Other appearances featuring 2016 candidates have also been rocky. Meyers politely prodded Ted Cruz over issues like climate change and gay marriage. When Cruz brought up his 21-hour talkathon to protest Obamacare, Meyers quipped, “How’d it go?” to laughter and applause.

“I believe the late-night camera lenses give people a better sense of who these candidates are than even Sunday show camera lenses can,” said Macks.

Republicans have long felt Leno was their safest place in the world of late-night television, and his retirement means campaigns will be watching with great interest how Colbert translates his mock conservatism to The Late Show. Pew Research studies have found the Colbert Report audience was largely liberal, and having a Republican presidential candidate on the first night of the show may act as an olive branch meant to broaden the comedian’s appeal.

Mitt Romney, the 2012 Republican presidential nominee, has also been featured in an ad leading up to the start of Colbert’s show, and appeared on Fallon’s Tonight Show earlier this year. But the two-time presidential candidate was not as interested in the late-night circuit during the height of the last presidential campaign.

Show producers tried desperately to court Romney to no avail, while President Barack Obama made the rounds to nearly all the late-night shows, including “The Daily Show,” in the final weeks of his re-election campaign.

Aides to Romney say they saw little benefit in sitting the candidate down with a comedian who may have different political leanings. Letterman told his audience not to vote for the former Massachusetts governor unless he appeared on The Late Show (which he did not during his 2012 run). And as for doing Leno, advisers say making it out to the West Coast when the focus of the campaign is on states like Ohio and Florida made it difficult.

“Scheduling wise, Los Angeles is tough to pull off an appearance in general,” a former Romney aide said. “If [Leno] was in New York like Fallon is now, Mitt would have done a lot more.”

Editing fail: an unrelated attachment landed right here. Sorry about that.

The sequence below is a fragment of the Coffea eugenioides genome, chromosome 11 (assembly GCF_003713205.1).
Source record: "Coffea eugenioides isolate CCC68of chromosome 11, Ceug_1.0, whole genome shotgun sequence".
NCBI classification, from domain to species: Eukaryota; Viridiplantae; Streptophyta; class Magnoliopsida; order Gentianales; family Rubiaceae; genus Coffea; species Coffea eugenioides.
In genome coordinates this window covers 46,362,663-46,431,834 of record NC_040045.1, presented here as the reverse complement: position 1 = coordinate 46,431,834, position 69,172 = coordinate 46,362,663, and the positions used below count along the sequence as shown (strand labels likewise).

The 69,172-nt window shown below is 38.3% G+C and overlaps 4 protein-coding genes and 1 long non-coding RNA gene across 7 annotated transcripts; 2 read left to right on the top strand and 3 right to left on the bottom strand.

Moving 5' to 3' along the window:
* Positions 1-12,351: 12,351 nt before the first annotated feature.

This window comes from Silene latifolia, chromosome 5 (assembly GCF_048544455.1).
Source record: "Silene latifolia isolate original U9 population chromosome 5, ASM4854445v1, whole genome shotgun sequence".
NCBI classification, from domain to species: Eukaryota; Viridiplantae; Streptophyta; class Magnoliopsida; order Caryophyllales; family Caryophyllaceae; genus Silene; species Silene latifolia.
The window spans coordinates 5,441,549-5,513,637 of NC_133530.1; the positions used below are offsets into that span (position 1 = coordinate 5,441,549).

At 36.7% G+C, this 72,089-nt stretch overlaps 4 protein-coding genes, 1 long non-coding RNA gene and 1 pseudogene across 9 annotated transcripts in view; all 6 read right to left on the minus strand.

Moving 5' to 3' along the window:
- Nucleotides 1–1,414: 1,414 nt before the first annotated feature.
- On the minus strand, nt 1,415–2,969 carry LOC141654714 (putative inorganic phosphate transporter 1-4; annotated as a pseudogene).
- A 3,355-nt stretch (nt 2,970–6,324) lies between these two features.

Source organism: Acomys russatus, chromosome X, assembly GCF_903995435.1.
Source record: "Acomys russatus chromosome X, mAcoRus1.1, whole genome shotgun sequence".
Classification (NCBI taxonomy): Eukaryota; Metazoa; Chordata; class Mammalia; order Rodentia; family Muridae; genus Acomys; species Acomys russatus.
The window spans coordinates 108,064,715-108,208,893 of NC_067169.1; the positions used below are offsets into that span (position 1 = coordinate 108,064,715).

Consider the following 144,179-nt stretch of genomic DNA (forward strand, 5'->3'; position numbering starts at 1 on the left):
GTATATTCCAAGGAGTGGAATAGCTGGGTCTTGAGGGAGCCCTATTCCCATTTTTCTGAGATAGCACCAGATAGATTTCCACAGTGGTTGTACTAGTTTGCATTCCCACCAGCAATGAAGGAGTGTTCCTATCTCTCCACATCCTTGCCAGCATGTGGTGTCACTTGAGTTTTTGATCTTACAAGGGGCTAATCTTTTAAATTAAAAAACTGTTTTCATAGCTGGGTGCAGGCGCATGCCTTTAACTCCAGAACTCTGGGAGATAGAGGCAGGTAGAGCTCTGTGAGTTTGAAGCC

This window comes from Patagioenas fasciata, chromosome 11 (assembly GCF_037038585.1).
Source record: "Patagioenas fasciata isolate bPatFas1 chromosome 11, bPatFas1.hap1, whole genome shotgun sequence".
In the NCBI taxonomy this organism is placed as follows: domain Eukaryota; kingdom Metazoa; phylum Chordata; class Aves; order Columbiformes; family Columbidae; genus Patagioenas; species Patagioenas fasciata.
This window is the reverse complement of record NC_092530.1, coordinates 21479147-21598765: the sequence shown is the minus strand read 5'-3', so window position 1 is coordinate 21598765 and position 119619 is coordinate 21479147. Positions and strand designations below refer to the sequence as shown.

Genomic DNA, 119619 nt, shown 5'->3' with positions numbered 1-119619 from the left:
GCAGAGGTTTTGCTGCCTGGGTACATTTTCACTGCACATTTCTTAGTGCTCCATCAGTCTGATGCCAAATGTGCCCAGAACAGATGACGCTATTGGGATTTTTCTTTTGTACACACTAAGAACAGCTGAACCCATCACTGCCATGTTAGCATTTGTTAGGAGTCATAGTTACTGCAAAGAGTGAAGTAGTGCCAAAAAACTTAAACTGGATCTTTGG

Lechter’s research indicates why conservatives have sometimes been wary of appearing on the shows. A 2010 analysis of eight-months worth of monologues from the shows found that Letterman and Stewart aimed three out of five partisan jokes at Republicans, while Leno and Fallon targeted Democrats in at least two out of three jokes.

But Fallon has said he has little interest in getting into interviews that are too serious, telling the New York Times “other people do that better.” Instead he has focused on creating viral hits that penetrate the Internet and can be enjoyed by those with early bedtimes.

And it’s not just the well-known comedy shows where candidates are now showing off their softer side.

Some of funniest and most Internet-friendly content this campaign has come from digital news sites Independent Journal Review and Buzzfeed. Lindsey Graham memorably destroyed his cellphone using a blender, golf club and fire in an video that has racked up more than two million views on YouTube. Cruz performed a number of “Simpsons” impressions in a Buzzfeed video, as well as made “machine-gun bacon” in a post for IJReview.

Though some candidates have successfully had their viral moments, none so far have been able to break the hold Trump has on the 2016 race.

That may be part of the reason Bush, who is continuing to struggle in the polls, is willing to walk onto the Colbert set on day one, with no real idea how the host will treat his political guests.

“It’s like Colbert’s announcing, ‘Hey, I’m going to be bipartisan,’ and Bush is announcing, ‘Hey, I’m not afraid to go into the lion’s den,’” said Lichter.